29

When is blood pressure high?

Normal = 120/80mmHg”

Abnormal: Sustained diastolic of 90mmHg

Abnormal: Sustained systolic of 140mmHg

95% of cases are “primary”
aka “idiopathic”, “benign”, “essential”,

30

Dysfunction over a long period of time of what physiological systems cause primary hypertension?

Cardiac baroreceptors

Renin-angiotensin- aldosterone system

Kinin-kallikrekin system

Naturetic peptides

Adrenergic receptor system

Autocrine factors produced by blood vessels

Autonomic nervous system

31

What is the pathway that net set balance causes increase in BP?

Increased intravascular volume and volume delivery to the heart augment cardiac output and therefore blood pressur.

Results in tissue perfusion exceeding metabolic demand --> autoregulation of blood flow which increases vascoconstriction to reduce blood flow.

This results in a steady-state hemodynamic pattern of elevated blood pressure with increased systemic vascular resistance and normal cardiac output.

32

What are the possible effect of hypertension?

Cardiovascular --> hypertensive heart disease

Renal failure

Cerebrovascular accident

33

What occurs in hypertensive heart disease?

Systemic hypertension leads to increased left ventricular blood pressure

Left ventricle hypertrophy without dilatation initially in response to increased work needed to pump blood

When the pressure is too great the left ventricle fails to pump blood at a normal rate and dilates

34

Whattypes of arterial rupture are consequence of hypertensive cerebrovascular disease?

atheromatous (intracerebral haemorrhage) --> weak vessels with atheroma can rupture

berry aneurysm of the Circle of Willis (subarachnoid haemorrhage)

35

What is the BP of malignant hypertension?

BP > 180/120 mmhg

36

What are the signs and symptoms of malignant hypertension?

acute hypertensive encephalopathy

renal failure

retinal haemorrhages

37

What are the complications of acute hypertensive encephalopathy?

Diffuse cerebral dysfunction:
Confusion, vomiting, convulsions, coma and death

38

What are the causes pulmonary hypertension?

Loss of pulmonary vasculature
Secondary to left ventricular failure
Systemic to pulmonary artery shunting
Primary or idiopathic in children

39

What pulmonary vasculature diseases can cause pulmonary hypertension?

Chronic obstructive lung disease

Pulmonary interstitial fibrosis (interstitial lung diseases)

Pulmonary emboli or thrombosis

Under ventilated alveoli

40

What can be the consequence of pulmonary hypertension?

Increased right ventricular work to pump blood

Right ventricular myocardial hypertrophy initially without dilation

Later dilatation and systemic venous congestion as right ventricular failure develops

41

What are cardiovascular risk factors?

Gender
Hypertension
Smoking
High blood cholesterol
Low blood high density lipoproteins
Diabetes
Sedentary lifestyle
Obesity – especially central obesity
High alcohol use
Ethnicity – south Asian

42

What is the consequence of hypertension on the kidney?

Arterial intimal fibroelastosis

Hyaline arteriolosclerosis

Slow deterioration in renal function leading to chronic renal failure

43

How does kidney produce aldosterone?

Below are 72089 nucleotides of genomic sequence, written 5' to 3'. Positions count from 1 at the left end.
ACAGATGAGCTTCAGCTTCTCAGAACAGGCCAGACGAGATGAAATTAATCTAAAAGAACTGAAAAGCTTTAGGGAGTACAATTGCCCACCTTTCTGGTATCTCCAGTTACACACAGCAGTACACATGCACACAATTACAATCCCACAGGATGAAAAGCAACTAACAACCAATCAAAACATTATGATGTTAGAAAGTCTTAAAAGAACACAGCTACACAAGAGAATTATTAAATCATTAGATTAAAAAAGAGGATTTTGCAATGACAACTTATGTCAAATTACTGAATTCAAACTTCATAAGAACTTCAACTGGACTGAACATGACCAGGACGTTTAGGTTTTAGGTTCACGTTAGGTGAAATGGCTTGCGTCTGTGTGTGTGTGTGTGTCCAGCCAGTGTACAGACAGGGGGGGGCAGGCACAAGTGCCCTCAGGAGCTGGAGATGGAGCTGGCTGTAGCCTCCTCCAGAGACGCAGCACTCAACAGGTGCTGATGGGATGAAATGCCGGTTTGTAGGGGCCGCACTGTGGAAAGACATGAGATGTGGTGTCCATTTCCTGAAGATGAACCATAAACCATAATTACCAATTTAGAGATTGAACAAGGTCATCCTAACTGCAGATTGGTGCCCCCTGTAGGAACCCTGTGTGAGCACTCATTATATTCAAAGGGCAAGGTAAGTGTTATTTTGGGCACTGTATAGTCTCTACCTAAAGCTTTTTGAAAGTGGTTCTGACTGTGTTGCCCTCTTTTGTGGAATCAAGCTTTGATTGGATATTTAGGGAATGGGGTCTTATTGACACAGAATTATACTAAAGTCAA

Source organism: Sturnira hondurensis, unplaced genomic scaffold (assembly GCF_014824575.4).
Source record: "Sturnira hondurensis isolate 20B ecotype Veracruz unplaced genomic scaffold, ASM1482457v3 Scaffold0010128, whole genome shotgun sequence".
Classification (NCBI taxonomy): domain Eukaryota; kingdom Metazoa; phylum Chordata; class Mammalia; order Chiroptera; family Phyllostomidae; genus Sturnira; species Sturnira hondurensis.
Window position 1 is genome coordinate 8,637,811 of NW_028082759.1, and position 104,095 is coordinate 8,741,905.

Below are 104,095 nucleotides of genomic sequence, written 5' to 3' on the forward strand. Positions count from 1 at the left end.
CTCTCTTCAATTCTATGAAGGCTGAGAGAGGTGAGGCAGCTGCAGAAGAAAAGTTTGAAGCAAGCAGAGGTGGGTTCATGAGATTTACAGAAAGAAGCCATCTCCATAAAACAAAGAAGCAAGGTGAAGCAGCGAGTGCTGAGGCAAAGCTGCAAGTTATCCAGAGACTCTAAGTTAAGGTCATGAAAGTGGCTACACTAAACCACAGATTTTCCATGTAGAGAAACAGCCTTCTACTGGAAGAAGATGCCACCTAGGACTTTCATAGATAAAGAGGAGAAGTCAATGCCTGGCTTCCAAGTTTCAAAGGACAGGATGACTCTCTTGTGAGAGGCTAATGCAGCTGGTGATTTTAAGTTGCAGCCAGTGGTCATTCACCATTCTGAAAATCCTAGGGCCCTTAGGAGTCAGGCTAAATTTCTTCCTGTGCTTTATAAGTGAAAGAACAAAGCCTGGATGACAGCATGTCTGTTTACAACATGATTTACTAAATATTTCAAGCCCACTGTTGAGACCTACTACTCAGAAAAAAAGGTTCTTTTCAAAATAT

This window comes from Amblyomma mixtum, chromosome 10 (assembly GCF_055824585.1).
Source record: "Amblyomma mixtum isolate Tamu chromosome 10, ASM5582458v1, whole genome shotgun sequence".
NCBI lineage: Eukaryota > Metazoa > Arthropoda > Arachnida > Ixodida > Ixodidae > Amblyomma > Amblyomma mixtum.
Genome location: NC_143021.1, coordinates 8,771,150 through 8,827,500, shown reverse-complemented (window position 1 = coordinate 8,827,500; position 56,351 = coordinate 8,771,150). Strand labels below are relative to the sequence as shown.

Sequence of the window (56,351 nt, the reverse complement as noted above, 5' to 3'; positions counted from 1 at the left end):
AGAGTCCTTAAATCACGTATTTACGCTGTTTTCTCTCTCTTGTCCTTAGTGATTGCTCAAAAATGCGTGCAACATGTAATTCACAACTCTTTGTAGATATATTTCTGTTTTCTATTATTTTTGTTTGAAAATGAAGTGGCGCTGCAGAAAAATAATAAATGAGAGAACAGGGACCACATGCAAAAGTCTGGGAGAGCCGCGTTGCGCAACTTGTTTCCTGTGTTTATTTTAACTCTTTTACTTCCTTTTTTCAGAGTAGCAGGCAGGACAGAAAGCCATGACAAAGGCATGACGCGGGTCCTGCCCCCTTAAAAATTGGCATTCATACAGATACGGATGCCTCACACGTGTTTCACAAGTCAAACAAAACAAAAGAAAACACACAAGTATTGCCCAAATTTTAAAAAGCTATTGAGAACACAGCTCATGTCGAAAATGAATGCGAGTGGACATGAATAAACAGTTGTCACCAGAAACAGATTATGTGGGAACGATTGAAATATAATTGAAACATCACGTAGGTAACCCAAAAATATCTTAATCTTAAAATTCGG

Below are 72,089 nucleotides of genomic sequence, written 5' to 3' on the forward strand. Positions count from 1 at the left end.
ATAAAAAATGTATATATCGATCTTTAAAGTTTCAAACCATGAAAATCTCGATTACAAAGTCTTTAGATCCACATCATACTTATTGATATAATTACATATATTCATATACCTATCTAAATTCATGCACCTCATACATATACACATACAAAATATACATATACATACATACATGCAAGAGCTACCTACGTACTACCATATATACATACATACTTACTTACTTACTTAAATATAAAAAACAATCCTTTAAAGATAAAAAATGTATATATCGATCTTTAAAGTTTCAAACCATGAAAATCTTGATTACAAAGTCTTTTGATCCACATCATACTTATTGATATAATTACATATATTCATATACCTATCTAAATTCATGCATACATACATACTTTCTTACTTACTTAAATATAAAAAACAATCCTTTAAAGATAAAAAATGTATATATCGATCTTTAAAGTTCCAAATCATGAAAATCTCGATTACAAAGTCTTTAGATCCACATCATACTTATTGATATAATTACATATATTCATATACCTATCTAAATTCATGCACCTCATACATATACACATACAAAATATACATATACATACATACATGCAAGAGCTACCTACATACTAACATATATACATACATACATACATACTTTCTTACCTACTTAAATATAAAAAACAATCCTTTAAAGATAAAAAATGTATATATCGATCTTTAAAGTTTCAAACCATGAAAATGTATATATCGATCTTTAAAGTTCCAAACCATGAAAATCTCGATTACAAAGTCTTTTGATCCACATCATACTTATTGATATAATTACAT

Renin Synthesized, stored in, and released from the juxtaglomerular apparatus in the wall of the afferent arterioles of the kidney

Cleaves angiotensinogen to angiotensin I

Angiotensin I is converted to active angiotensin II in many tissues

Angiotensin II stimulates adrenal cortex to produce aldosterone

44

What are the effects of angiotensin 11 and aldosterone?

Angiotensin II
Potent natural vasoconstrictor
Very short half-life

Aldosterone
The physiological mineralocorticoid
Renal action causes sodium and thus water retention
Circulating blood volume increases

45

What disease is caused by excess aldosterone secretion?

Conn's syndrome

46

What causes excess aldosterone secretion?

Usually due to adrenocortical adenoma
Possibly micronodular hyperplasia
Renal sodium and water retention
Hypertension
Elevated aldosterone, low renin
Potassium loss

47

How is Conn's syndrome diagnosed?

Diagnose by CT scan of adrenals in presence of these metabolic abnormalities

48

What is phaechromocytoma?

Tumour of the adrenal medulla

Presents due to secretion of vasoconstrictive catecholamines – adrenaline and noradrenaline

49

What is phaechromocytoma usually presented with?

Presents with:
Pallor
Headaches
Sweating
Nervousness
Hypertension

50

How do you diagnose and treat phaeochromocytoma?

Diagnosed by 24hr urine collection for adrenaline metabolites

Surgical is the main treatment but usually bilateral so don’t want to take both of your adrenal glands

51

What is Cushings disease?

Overproduction of cortisol by adrenal cortex

52

What is the conseuqence of Cushings disease?

Cortisol has several metabolic effects including potentiating sympathetic nervous system activity and it has a mineralocorticoid (aldosterone-like) action on the kidneys, thus causing hypertension

53

What causes Cushings disease?

An adrenocortical neoplasm usually an adenoma

A pituitary adenoma

A paraneoplastic effect of other neoplasms

54

What is a common paraneoplastic effect of other neoplasm that causes Cushings disease?

Small cell lung carcinoma producing adrenocorticotrophic hormone that stimulates the zona fasciculata cells of the adrenal cortex to produce cortisol

55

What is the consequence of renal artery stenosis?

Reduced blood pressure in kidney

Reduced blood pressure in renal afferent arterioles

Juxtaglomerular apparatus stimulated to produce renin

Renin-angiotensin system stimulates adrenal cortex zona glomerulosa cells to produce aldosterone

56

What is the cause of hypertrophic cardiomyopathy?

Muscle contractile protein gene mutations